While waiting on hold the with my satellite service provider to complain about the quality of the service I received I had to laugh at the recorded message that was repeated over and over. A friendly computerized voice would interrupt my elevator hold music every couple minutes to say “To ensure quality, this call may be recorded”. Each time I heard it, I laughed.

If only it were that easy! If only a simple recording about my complaints could ensure that the quality I received was improved. If only my recorded call about my satellite no longer working and the terrible service I received as a result, complete with a $75.00 charge for something the company didn’t do correctly the first time could ensure greater quality. And perhaps the recording of my call could ensure quality for everyone else in any other situation as well! Wow, that’s pretty powerful.

This message got me thinking about Michael Bolton’s blog post called “Testers Get Out of the Quality Assurance Business”. A statement saying that a person, process, action, or thing can ‘ensure quality’ is a lofty statement to make. Those are some big shoes to fill! Ensuring quality isn’t something that should be taken on lightly. For starters quality is a difficult thing to define and it is probably different for every person. Quality for me, may not cut it for you and vice versa. Second, unless we have control over every aspect of the thing we are trying to ensure quality for, if we can manipulate it and change it where it needs to at any point in time we really cannot ensure anything.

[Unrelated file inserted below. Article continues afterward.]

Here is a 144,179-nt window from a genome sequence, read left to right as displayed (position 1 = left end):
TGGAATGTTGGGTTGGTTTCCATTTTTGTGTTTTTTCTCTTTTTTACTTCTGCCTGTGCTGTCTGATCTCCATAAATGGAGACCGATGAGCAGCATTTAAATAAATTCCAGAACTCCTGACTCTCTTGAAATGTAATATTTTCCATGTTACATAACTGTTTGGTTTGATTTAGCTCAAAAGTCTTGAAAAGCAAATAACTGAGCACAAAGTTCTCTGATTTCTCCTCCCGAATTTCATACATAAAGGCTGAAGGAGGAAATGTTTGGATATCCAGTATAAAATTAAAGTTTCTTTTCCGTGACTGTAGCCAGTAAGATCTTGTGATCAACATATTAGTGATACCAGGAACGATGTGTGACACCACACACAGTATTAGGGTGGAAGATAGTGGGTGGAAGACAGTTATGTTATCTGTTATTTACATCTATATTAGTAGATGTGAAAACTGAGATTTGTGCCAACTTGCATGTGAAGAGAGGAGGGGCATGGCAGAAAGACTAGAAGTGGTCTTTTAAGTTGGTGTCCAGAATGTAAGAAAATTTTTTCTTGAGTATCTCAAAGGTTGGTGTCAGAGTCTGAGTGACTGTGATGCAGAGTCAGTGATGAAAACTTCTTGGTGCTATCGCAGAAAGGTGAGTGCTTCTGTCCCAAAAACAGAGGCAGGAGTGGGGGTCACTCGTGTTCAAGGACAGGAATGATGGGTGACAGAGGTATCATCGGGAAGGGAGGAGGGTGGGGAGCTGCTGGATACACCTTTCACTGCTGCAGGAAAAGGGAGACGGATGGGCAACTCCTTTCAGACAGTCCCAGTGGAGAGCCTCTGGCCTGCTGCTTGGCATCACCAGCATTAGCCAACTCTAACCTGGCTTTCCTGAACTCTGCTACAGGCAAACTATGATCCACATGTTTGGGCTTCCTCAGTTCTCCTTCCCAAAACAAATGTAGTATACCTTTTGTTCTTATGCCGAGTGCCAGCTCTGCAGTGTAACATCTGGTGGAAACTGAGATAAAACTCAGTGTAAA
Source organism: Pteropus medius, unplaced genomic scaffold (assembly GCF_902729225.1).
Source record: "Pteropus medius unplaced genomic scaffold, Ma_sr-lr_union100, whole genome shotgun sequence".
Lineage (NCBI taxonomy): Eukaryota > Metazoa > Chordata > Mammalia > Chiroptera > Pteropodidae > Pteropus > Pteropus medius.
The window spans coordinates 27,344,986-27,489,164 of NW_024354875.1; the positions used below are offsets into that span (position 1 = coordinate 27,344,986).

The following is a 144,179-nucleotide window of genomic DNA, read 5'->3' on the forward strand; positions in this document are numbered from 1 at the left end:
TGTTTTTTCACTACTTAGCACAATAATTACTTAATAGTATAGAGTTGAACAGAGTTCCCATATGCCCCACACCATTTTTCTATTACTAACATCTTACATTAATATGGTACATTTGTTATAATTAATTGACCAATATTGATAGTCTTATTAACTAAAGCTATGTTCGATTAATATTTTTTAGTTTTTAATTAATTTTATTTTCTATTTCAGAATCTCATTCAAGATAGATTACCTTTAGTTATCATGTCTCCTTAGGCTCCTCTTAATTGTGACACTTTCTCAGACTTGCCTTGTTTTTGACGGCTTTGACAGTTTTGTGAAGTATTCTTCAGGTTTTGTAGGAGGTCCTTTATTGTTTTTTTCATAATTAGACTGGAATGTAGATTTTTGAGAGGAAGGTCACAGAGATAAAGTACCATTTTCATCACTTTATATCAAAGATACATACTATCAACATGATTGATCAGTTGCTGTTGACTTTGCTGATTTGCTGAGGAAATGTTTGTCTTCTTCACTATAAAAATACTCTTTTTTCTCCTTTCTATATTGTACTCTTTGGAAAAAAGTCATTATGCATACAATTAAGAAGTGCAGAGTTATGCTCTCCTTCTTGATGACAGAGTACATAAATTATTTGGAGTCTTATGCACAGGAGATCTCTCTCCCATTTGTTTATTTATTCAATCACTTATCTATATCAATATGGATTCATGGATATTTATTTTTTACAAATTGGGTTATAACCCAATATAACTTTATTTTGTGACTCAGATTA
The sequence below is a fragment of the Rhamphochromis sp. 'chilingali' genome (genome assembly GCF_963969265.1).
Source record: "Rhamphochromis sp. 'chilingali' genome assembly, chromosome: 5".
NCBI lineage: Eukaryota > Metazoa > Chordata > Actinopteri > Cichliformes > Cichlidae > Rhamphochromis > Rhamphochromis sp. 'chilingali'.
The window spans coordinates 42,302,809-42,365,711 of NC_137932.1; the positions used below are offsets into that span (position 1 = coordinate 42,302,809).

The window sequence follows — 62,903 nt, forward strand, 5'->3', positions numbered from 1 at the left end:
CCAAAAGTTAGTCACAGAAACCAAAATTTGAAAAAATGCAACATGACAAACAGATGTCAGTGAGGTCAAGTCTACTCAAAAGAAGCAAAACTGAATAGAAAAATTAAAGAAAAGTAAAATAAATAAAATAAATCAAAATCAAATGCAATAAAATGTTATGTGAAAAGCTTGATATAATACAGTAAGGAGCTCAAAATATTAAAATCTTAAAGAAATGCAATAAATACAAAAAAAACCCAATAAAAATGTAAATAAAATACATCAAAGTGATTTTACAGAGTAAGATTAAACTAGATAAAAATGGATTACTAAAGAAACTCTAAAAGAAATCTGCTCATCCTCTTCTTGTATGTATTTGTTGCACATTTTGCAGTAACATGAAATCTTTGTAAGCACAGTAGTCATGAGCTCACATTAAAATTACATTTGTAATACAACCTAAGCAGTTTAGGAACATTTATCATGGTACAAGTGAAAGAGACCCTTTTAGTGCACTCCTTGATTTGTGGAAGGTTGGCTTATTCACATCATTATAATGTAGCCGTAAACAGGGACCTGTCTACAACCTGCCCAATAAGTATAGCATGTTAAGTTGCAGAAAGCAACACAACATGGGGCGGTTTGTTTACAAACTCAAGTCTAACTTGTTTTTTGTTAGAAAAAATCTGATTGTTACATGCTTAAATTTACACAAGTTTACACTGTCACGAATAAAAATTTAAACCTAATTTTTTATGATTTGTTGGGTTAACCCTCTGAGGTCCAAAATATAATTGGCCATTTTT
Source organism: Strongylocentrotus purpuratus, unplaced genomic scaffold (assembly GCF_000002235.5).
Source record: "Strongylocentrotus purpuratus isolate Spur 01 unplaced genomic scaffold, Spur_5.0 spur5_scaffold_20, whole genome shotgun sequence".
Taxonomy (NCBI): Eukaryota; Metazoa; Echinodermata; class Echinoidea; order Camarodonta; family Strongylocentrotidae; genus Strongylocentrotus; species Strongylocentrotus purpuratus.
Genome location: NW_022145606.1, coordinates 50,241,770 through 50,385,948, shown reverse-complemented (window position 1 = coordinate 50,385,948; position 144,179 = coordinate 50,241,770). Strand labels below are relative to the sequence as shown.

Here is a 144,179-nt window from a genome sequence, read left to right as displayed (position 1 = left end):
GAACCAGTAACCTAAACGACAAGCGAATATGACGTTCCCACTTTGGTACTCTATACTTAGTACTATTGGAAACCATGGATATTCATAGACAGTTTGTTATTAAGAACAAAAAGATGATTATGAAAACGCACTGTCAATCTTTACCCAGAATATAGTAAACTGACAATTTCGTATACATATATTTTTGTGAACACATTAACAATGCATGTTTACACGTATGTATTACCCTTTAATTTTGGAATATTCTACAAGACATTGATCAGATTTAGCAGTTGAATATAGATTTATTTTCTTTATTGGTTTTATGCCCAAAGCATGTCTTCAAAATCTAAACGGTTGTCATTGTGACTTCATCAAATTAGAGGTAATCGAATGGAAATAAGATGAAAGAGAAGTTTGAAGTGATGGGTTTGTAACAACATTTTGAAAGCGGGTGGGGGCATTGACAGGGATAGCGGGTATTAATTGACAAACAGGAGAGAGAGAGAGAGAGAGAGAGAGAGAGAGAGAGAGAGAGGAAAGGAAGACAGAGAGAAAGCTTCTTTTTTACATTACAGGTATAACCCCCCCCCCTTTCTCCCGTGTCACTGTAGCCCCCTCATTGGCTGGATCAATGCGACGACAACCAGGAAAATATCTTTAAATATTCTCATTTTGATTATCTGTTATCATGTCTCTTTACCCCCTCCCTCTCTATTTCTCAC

So when my satellite provider says that are going to use my recorded call to “ensure quality” they really aren’t. What they really mean is, they are going to review the tape of the conversation I had with one of their employees . They may listen for ways they can improve, listen for mistakes that were made, and listen for ways to change what they do. They may listen because they care about improving their customer satisfaction. They may listen because they want to use my recorded call as a training example, good or bad, for new employees. They may listen because they want to find ways to make more (or spend less) money. They are listening to my recorded call for many of the same reasons we test software.

We test to find ways we can improve, look for mistakes we have made, find ways to change what we do, find ways to improve our customers satisfaction, use what we find as training examples, good or bad, and find ways to make more (or spend less) money. We test to gather information about our product, about what we are doing, about how we are doing it, etc. We don’t test to ensure quality.

So the next time I have trouble again and call for support, I will once again laugh when I hear the recorded message. Although ‘ensuring quality’ isn’t the real reason why they are recording my call, I do get the point. To repeat “To ensure we improve, get better at what we do, make more money, train our employees, and keep you happy when we care to, this call may be recorded” is certainly wordy.  However, I hope when they say they are “ensuring quality”, they also understand they really aren’t.